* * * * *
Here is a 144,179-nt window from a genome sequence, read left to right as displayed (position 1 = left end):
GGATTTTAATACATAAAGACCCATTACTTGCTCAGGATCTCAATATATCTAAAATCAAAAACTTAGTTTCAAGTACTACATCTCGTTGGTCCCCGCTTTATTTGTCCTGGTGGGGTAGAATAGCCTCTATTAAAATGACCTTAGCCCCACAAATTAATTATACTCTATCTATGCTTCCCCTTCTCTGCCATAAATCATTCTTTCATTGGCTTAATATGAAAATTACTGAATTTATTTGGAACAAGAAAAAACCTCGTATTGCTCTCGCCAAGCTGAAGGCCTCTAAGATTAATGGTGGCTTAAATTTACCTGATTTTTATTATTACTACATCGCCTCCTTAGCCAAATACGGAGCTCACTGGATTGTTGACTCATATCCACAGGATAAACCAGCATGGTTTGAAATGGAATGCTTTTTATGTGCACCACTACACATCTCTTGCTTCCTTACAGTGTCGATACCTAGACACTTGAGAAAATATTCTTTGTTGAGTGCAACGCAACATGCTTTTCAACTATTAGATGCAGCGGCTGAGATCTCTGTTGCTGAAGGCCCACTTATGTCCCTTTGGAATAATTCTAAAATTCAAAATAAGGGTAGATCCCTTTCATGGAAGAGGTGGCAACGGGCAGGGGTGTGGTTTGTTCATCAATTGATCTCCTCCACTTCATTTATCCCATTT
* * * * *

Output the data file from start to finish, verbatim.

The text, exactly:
Here is a 144,179-nt window from a genome sequence, read left to right as displayed (position 1 = left end):
GGATTTTAATACATAAAGACCCATTACTTGCTCAGGATCTCAATATATCTAAAATCAAAAACTTAGTTTCAAGTACTACATCTCGTTGGTCCCCGCTTTATTTGTCCTGGTGGGGTAGAATAGCCTCTATTAAAATGACCTTAGCCCCACAAATTAATTATACTCTATCTATGCTTCCCCTTCTCTGCCATAAATCATTCTTTCATTGGCTTAATATGAAAATTACTGAATTTATTTGGAACAAGAAAAAACCTCGTATTGCTCTCGCCAAGCTGAAGGCCTCTAAGATTAATGGTGGCTTAAATTTACCTGATTTTTATTATTACTACATCGCCTCCTTAGCCAAATACGGAGCTCACTGGATTGTTGACTCATATCCACAGGATAAACCAGCATGGTTTGAAATGGAATGCTTTTTATGTGCACCACTACACATCTCTTGCTTCCTTACAGTGTCGATACCTAGACACTTGAGAAAATATTCTTTGTTGAGTGCAACGCAACATGCTTTTCAACTATTAGATGCAGCGGCTGAGATCTCTGTTGCTGAAGGCCCACTTATGTCCCTTTGGAATAATTCTAAAATTCAAAATAAGGGTAGATCCCTTTCATGGAAGAGGTGGCAACGGGCAGGGGTGTGGTTTGTTCATCAATTGATCTCCTCCACTTCATTTATCCCATTT